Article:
He shrugged, the kind of gesture one makes when there's no choice but to love something. "If you want, you can come inside while I write up an estimate."
"No need," she said. "Do whatever needs to be done. I trust you."
"Um, this could take a few hours," he said. "We've got coffee and a TV inside. Some magazines, too. There's also a pretty good burger joint down the road ." He trailed off, realizing that he didn't want her to leave. Usually, no matter what distractions there were around, he could shut everything out and delve into his work. It was the same with studying at the library; friends could come by to tease him, cute girls from his class could take a seat and try to engage in conversation, but Hudson never let himself be swayed.
But there was something about this girl that made him want to hear her opinions on everything, hear about her day, tell her about his own.
"Or, you could stay here and keep me company," Hudson said.
She stepped away from Hudson, but instead of leaving the garage, she grabbed a folding chair that was leaning against a wall and propped it open. "If you don't mind," she said.
Hudson breathed a sigh of relief. How quickly his luck had turned. He'd come home from school to a long, empty afternoon of worrying about tomorrow's interview with the dean of admissions, with nothing but the occasional oil change to distract him. But now he had a full workload ahead of him and the company of a beautiful girl. He wiped his hands on the rag he'd grabbed earlier, and he got to work, racking his mind for something to say.
He could see her out of the corner of his eye, sitting quietly, moving just enough to look around the garage. Her gaze occasionally landed on Hudson, and his heart litted in response. "Did you know that certain mechanic schools have operating rooms with viewing areas, like you'd have in med school? Just like surgeons in training, there's only so much you can learn in a classroom. The only diference is that you don't have to get sterilized." Hudson peeked around the hood to catch her expression. The girl turned to him, an eyebrow arched, containing a smile by biting her bottom lip.
"I hear some students even faint the first time they see a car getting worked on. They just can't handle the gore," he quipped.
"Well, sure. All that oilwho can blame them?" She smiled and shook her head at him. "Dork."
He smiled back, then pulled her car up onto the lift so he could change the oil and the transmission luid. What had driven him to make such a silly comment, he couldn't say, nor could he explain why it had felt good when she called him a dork.
"Have you ever been to Mississippi before?" he asked, once the car was up.
"Can't say that I have."
"How long are you planning on staying?"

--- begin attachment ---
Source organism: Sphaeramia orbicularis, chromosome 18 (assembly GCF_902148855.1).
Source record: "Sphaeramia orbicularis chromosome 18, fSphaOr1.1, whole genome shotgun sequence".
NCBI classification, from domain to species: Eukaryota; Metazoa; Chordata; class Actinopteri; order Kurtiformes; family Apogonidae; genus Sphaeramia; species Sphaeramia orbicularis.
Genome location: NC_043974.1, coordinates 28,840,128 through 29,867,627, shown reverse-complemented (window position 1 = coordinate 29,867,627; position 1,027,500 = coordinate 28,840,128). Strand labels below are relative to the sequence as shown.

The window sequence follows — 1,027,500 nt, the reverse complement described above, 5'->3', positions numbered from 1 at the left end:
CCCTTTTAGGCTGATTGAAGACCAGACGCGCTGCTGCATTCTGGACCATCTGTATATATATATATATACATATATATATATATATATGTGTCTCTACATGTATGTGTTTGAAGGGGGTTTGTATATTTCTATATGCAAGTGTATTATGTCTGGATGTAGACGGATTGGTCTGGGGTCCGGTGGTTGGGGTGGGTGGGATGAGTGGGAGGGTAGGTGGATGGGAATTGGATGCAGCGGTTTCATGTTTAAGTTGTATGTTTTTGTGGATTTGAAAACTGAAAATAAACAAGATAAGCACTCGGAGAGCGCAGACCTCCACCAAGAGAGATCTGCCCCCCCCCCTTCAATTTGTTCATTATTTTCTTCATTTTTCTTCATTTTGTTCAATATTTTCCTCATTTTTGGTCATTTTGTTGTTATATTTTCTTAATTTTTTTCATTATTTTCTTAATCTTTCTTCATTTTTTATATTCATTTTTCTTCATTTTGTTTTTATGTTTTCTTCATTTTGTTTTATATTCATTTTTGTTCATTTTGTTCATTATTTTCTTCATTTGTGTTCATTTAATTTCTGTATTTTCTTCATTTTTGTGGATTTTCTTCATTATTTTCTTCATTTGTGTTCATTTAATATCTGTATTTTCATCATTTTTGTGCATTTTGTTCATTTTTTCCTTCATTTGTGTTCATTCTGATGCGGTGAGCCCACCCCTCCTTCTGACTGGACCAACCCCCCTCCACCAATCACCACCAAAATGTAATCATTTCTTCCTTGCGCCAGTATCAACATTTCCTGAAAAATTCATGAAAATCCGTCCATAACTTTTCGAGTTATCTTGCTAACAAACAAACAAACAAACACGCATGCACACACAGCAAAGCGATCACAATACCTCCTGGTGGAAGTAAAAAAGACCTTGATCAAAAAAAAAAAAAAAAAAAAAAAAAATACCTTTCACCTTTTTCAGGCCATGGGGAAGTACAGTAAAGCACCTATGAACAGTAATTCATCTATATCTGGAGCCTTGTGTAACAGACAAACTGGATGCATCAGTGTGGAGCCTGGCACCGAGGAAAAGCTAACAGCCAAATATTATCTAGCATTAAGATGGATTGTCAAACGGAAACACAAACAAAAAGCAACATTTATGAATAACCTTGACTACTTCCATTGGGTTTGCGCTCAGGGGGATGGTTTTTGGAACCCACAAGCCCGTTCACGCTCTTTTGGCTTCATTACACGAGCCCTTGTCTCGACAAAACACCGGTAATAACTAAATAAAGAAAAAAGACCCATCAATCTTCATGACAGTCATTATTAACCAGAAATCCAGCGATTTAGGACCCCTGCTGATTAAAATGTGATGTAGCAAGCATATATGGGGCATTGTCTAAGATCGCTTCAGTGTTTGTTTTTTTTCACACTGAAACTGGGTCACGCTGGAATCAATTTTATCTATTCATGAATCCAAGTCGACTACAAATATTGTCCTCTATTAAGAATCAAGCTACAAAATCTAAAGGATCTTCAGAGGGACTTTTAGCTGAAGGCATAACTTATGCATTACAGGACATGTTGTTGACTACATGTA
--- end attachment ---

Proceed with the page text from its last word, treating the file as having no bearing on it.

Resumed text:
"I'm not sure, actually. I don't really have an itinerary I'm sticking to. I might just be passing through."
Hudson set up the funnel under the oil pan's drain plug, listening for the familiar glug of the heavy liquid pouring down to the disposal bins beside the lift. He searched for something else to say, feeling an urge to confide. "Well, if you want my opinion, you shouldn't leave until you've really seen the state. There's a lot of treasures around."
"Treasures? Of the buried variety?"
"Sure," Hudson said. "Just, metaphorically buried." He glanced at her, ready to catch her rolling her eyes or in some other way dismissing the comment. He'd never actually spoken the thought aloud to anyone, mostly because he expected people to think he was crazy to ind Vicksburg special. his girl looked curious, though, waiting for him to go on.
"Not necessarily buried, just hidden behind everyday life. Behind all the fast-food chains and boredom. People who like Vicksburg usually just like what Vicksburg isn't instead of all the things it is." Hudson plugged the oil drain and started lushing out the old transmission luid, hoping he wasn't babbling.
"It's not a big city, it's not polluted, it's not dangerous, it's not unfamiliar." God, he could feel himself starting to talk faster. "All of which are true, and good, sure. But it's not what Vicksburg really is, you know? That's the same thing as saying, 'I like you because you're not a murderer.' hat's a very good quality for a person to have, but it doesn't really tell you much about them."
Well done, Hudson thought to himself. Keep on talking about murderers; that's the perfect way to make a good impression. While the transmission luid cleared out, he examined the tread on the tires, which seemed to be in decent shape, and tried to steer his little speech away from felonies.
"I'm sorry, I usually don't go on like this. I guess you're just easy to talk to," Hudson said.
By some miracle, the girl was smiling at him. "Don't be sorry. That was a solid rant."
He grabbed a rag from his pocket and wiped his hands on it. "hanks. Most people aren't so interested in this stuf."
" Well, lucky for you, I can appreciate a good rant."
She gave him a smile and then turned to look out the garage, her eyes narrowed by the glare of the sun. Hudson wondered if he'd ever been so captivated by watching someone stare out into the distance. Even with the pretty girls he'd halfheartedly pursued, Kate and Suzanne and Ella, Hudson couldn't remember being so unable to look away.
"So, what are some of these hidden treasures?" she asked.
He walked around the car as if he was checking on something.